New York City Health Atlas

Injury ER Visits

Compare This Metric

Description

Number of emergency room visits for injuries, poisonings, or accidents.


Calculation

Number of ER visits for injuries per 1,000 population.


Source

Statewide Planning and Research Cooperative System (SPARCS) Outpatient Data, 2011-2013.


Years of Data

2011-2013


Additional Resources

City Wide Average

76.0

Census Tract 3006400 Average

50.8

Averages

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76.0 City-Wide
82.9 Brooklyn
50.8 Tract

Census Tract 3006400

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Injury ER Visit Rate Population (2011-2013)
All 50.8 11,867

Sex

Female 48.5 6,108
Male 67.0 5,758

Race/Ethnicity

Asian/Pacific Islander 22.8 1,978
Black 0.0 25
Hispanic 103.3 1,394
White 35.3 7,705

Age

0-14 years 80.4 1,854
15-24 years 62.1 1,384
25-34 years 57.7 1,854
35-44 years 44.3 1,514
45-54 years 44.5 1,729
55-64 years 22.5 2,086
65-74 years 38.1 867
75+ years 66.8 554
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Correlation Is Not Causation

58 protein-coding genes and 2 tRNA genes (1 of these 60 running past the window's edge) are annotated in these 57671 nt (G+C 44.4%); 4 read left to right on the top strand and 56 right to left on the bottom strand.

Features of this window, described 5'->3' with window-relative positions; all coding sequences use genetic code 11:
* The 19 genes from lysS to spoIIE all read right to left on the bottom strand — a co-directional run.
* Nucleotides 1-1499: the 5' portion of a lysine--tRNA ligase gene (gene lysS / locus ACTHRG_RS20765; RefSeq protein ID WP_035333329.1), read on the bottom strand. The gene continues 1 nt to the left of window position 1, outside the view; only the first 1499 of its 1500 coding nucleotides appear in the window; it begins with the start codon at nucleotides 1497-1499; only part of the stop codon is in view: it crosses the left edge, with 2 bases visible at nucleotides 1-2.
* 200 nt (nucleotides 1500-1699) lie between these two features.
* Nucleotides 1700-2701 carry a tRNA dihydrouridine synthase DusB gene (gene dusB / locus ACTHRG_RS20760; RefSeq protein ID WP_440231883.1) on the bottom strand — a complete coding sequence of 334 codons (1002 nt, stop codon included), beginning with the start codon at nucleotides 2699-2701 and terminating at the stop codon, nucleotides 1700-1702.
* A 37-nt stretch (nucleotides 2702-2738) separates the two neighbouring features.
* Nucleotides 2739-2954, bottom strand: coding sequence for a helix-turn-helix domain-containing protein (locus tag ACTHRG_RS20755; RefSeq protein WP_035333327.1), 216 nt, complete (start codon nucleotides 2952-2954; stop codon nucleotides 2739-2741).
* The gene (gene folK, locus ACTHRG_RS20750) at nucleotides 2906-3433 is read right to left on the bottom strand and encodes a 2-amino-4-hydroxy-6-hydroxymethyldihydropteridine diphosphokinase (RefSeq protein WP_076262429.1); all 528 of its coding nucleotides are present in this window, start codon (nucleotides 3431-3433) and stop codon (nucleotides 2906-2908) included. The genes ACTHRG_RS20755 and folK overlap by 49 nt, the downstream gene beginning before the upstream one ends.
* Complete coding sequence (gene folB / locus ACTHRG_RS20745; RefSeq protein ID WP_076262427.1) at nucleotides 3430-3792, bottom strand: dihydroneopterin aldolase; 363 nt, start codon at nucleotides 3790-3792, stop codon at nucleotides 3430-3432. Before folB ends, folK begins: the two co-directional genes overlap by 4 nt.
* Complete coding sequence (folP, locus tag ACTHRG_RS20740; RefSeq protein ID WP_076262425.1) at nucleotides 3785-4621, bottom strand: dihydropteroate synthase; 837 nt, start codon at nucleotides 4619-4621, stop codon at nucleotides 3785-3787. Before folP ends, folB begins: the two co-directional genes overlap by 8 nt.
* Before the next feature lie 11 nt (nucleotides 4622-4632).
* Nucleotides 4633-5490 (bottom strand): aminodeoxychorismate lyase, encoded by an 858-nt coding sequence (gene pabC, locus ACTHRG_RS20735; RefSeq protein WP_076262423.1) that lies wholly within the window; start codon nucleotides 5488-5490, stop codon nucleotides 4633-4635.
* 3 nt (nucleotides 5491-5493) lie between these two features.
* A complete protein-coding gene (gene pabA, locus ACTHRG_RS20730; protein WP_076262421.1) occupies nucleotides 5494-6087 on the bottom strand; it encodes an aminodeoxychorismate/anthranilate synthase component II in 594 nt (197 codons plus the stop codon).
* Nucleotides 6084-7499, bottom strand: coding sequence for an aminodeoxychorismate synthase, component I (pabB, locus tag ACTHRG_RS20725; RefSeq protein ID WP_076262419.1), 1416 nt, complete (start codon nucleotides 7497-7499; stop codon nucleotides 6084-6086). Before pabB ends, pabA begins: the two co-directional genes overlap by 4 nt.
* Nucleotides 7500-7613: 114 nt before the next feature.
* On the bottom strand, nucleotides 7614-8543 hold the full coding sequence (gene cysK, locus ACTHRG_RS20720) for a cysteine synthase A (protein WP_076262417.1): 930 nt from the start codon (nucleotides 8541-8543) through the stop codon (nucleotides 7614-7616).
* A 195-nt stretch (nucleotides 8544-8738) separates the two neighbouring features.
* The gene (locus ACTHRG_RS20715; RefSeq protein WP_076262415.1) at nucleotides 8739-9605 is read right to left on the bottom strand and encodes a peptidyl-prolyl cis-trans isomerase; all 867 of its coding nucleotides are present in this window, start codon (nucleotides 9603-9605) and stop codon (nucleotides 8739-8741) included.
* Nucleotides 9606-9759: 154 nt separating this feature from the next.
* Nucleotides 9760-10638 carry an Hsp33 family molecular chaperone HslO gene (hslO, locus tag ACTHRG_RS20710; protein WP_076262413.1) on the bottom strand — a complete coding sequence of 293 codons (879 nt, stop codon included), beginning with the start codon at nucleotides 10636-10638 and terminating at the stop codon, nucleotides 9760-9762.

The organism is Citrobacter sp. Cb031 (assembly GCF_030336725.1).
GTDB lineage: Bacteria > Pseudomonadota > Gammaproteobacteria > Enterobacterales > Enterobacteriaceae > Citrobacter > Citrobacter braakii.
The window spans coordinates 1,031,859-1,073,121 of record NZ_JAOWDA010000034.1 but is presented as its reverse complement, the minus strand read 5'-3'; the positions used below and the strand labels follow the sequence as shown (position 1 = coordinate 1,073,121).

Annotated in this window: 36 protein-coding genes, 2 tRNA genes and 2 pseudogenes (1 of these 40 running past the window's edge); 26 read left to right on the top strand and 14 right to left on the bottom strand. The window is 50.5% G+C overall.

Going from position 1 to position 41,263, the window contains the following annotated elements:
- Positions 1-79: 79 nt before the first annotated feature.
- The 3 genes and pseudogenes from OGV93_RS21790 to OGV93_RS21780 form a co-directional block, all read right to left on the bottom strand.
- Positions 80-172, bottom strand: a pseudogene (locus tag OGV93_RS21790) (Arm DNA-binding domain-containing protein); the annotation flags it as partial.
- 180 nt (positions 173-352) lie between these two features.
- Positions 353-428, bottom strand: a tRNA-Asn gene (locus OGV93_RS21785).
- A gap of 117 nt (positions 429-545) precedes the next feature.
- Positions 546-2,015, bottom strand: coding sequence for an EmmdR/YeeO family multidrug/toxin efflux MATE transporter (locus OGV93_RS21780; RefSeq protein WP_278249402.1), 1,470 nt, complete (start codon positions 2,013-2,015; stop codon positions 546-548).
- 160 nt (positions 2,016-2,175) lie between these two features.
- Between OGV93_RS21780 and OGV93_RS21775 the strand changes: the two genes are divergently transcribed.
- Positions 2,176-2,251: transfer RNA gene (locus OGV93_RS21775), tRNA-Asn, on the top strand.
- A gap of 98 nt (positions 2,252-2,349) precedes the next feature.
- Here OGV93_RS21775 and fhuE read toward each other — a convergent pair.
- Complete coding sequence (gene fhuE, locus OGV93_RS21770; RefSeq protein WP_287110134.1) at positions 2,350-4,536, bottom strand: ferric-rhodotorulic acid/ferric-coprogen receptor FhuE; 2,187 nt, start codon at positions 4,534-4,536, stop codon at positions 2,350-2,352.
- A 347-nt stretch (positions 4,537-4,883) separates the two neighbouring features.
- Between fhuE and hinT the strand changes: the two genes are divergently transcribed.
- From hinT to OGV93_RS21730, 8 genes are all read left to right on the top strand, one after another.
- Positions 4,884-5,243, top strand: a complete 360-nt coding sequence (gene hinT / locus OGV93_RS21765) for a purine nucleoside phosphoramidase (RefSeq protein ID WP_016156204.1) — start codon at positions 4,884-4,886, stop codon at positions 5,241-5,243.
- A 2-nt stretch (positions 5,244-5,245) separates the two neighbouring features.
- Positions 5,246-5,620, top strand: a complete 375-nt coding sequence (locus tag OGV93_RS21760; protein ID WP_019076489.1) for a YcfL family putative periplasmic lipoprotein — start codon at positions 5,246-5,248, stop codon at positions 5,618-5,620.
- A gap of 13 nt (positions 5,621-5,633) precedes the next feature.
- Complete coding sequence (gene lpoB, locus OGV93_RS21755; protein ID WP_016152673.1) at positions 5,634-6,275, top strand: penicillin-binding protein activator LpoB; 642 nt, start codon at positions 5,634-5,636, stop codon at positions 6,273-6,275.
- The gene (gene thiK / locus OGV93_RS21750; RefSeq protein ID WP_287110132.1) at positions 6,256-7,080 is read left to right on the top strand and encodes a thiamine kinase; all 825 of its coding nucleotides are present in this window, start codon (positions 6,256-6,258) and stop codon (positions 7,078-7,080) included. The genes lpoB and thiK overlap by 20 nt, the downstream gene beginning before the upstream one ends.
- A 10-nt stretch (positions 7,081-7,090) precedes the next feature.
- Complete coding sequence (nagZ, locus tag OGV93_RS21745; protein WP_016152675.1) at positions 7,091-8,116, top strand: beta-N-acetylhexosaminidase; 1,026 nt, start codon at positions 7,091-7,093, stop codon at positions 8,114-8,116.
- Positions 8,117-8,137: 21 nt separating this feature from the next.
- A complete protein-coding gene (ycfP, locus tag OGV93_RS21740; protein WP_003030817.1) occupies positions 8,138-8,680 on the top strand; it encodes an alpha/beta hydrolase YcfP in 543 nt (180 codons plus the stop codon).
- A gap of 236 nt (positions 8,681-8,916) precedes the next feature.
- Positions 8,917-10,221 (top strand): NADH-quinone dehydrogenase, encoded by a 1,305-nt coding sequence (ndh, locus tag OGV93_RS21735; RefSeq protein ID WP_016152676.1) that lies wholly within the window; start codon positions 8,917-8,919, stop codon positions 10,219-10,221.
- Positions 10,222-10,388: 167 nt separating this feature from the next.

In statistics, correlation is a measure of association between two numeric variables. The strength of correlation between two variables is represented by the correlation coefficient, represented by the abbreviation r. Correlation coefficients range between -1 to 1.

Though the correlation coefficient indicates the strength of an association, it does not provide information about whether the change in one variable is caused by the other.

For example, if the correlation between adult smoking prevalence and child poverty is 0.7—a strong correlation—we cannot say either that adult smoking causes child poverty or, inversely, that child poverty causes smoking. We only know that as one of these variables increases, the other tends to increases.